'The King’s Speech' Review: Masterful, Inspiring, and Oscar-Worthy

“The King’s Speech” begins with a close-up shot of a microphone. The microphone isn’t extravagant. Nor would it be considered unique. However, its simplicity doesn’t portend its significance in the modern world. The microphone allows the voice of one man or woman to reach millions of listeners. Its power is on full display in “The King’s Speech,” a great film about a leader’s struggle with a speech impediment during a time of crisis in England.

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Colin Firth plays Prince Albert as the story begins in the early 20th century. Albert is forced to give public speeches as part of his official duties. It’s a responsibility that he dreads because he suffers from an awful stammer that he has had since childhood. That speech impediment prevents him from connecting to his audience and inspiring them. Instead, when he gives a speech, listeners painfully look on as he struggles with the text in front of him.

With the support of his wife Elizabeth (Helena Bonham Carter), Prince Albert seeks the counsel of doctors to help him overcome the stammer. One doctor even has Prince Albert insert marbles into his mouth to cure him. That suggestion, like so many other approaches before it, fails to make a difference.

As Albert struggles to overcome the stammer, his brother (Guy Pearce) is elevated to the throne and becomes King Edward VIII. Prince Albert gladly accepts a supporting role in the country’s leadership. However, when his brother’s love for a divorced woman pushes him to voluntarily give up his position, Prince Albert becomes the new king. He is soon named King George VI. As the new king, Albert faces the daunting task of leading his nation as war with Hitler quickly approaches.

By this time, Albert’s wife has enlisted the help of a strange speech therapist named Lionel Logue (Geoffrey Rush), an ordinary man who uses strange methods to cure his patients. Lionel isn’t used to working with royalty but after a rough first session, Logue starts earning the king's respect. Soon enough, Logue is working closely with King George to prepare him for a major speech that will change England's future.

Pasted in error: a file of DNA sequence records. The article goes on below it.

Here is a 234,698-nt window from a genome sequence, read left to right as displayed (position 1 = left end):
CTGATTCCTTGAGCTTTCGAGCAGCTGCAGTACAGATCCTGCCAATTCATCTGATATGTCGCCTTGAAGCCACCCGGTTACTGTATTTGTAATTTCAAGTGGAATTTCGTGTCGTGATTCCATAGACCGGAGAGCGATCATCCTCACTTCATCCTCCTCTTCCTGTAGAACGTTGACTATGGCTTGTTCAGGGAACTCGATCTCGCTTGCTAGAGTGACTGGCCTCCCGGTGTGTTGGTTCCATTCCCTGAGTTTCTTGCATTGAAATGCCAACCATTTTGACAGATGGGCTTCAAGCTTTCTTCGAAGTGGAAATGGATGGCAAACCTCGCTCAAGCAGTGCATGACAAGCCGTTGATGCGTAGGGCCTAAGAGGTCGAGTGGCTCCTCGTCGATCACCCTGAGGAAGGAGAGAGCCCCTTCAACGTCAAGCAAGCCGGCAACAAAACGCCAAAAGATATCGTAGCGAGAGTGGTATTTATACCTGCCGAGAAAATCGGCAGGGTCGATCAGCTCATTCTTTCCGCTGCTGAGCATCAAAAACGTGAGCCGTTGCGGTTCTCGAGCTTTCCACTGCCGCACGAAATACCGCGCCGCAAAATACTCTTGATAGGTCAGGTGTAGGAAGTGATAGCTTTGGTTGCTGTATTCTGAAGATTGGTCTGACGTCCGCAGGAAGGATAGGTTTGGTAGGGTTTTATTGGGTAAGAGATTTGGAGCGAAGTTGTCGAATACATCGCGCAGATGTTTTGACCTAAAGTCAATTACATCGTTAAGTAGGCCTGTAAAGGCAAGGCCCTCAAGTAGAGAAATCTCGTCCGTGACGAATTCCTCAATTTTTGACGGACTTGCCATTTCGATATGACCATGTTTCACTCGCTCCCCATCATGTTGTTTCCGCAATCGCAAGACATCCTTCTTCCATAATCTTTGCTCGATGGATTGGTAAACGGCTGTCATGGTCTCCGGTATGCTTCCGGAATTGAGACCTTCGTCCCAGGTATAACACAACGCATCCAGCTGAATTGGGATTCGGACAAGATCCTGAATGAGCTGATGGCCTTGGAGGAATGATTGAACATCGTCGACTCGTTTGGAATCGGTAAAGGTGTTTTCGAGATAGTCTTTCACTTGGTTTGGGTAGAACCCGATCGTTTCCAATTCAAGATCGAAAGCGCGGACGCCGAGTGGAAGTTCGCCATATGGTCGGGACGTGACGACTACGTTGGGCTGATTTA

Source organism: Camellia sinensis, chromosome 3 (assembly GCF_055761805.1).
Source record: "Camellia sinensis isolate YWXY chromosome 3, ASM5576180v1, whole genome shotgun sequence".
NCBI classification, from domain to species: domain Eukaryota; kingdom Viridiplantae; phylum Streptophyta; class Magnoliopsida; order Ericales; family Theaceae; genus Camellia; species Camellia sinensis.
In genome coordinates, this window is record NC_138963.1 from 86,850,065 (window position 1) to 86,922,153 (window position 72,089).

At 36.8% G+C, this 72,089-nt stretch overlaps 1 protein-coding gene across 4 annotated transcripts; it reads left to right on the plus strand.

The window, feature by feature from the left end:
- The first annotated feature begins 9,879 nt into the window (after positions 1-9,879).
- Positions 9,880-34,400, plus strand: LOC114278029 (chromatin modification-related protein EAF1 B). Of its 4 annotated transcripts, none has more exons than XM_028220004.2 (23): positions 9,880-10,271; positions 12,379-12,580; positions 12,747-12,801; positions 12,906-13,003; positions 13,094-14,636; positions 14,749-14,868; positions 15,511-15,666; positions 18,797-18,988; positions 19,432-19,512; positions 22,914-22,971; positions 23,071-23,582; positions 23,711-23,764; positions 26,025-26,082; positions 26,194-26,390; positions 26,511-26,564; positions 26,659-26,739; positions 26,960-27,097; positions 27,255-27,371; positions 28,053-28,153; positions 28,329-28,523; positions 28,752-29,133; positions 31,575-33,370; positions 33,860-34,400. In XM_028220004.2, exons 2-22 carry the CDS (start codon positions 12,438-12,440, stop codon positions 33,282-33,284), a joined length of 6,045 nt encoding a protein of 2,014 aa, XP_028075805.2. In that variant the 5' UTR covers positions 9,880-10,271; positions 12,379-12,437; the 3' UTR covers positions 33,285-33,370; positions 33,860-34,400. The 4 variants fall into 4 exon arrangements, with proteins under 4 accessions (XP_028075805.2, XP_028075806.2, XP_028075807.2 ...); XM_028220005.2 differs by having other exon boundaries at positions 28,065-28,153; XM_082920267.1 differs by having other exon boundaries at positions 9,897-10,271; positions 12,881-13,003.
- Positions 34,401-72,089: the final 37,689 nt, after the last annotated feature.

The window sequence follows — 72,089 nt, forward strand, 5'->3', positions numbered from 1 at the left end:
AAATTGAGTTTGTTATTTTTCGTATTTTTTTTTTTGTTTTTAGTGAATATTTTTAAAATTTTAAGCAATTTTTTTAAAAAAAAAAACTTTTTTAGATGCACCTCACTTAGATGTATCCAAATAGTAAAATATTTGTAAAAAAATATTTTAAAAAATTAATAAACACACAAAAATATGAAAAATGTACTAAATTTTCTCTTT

"The King's Speech" uses a lot of open spaces to tell its story.The large rooms and open areas that the King is often shown in reinforce the idea that a leader can quickly become small and insignificant if he's incapable of communicating with his public via the airwaves. However, with a strong voice and a firm resolve to guide his nation in the right direction, a leader can achieve greatness.

Tom Hooper beautifully directed this historical drama based on the true story of King George VI. With a strong supporting cast surrounding him, Colin Firth delivers a great performance as a man forced into a leadership position who struggles with a speech impediment. Years from now, “The King’s Speech” will likely be remembered as a modern classic and one of the best films of 2010. It's an inspiring story of a man who had to overcome a stammer to lead his nation.

A man who, when his nation needed him, stood up to the microphone and spoke eloquently across the airwaves.


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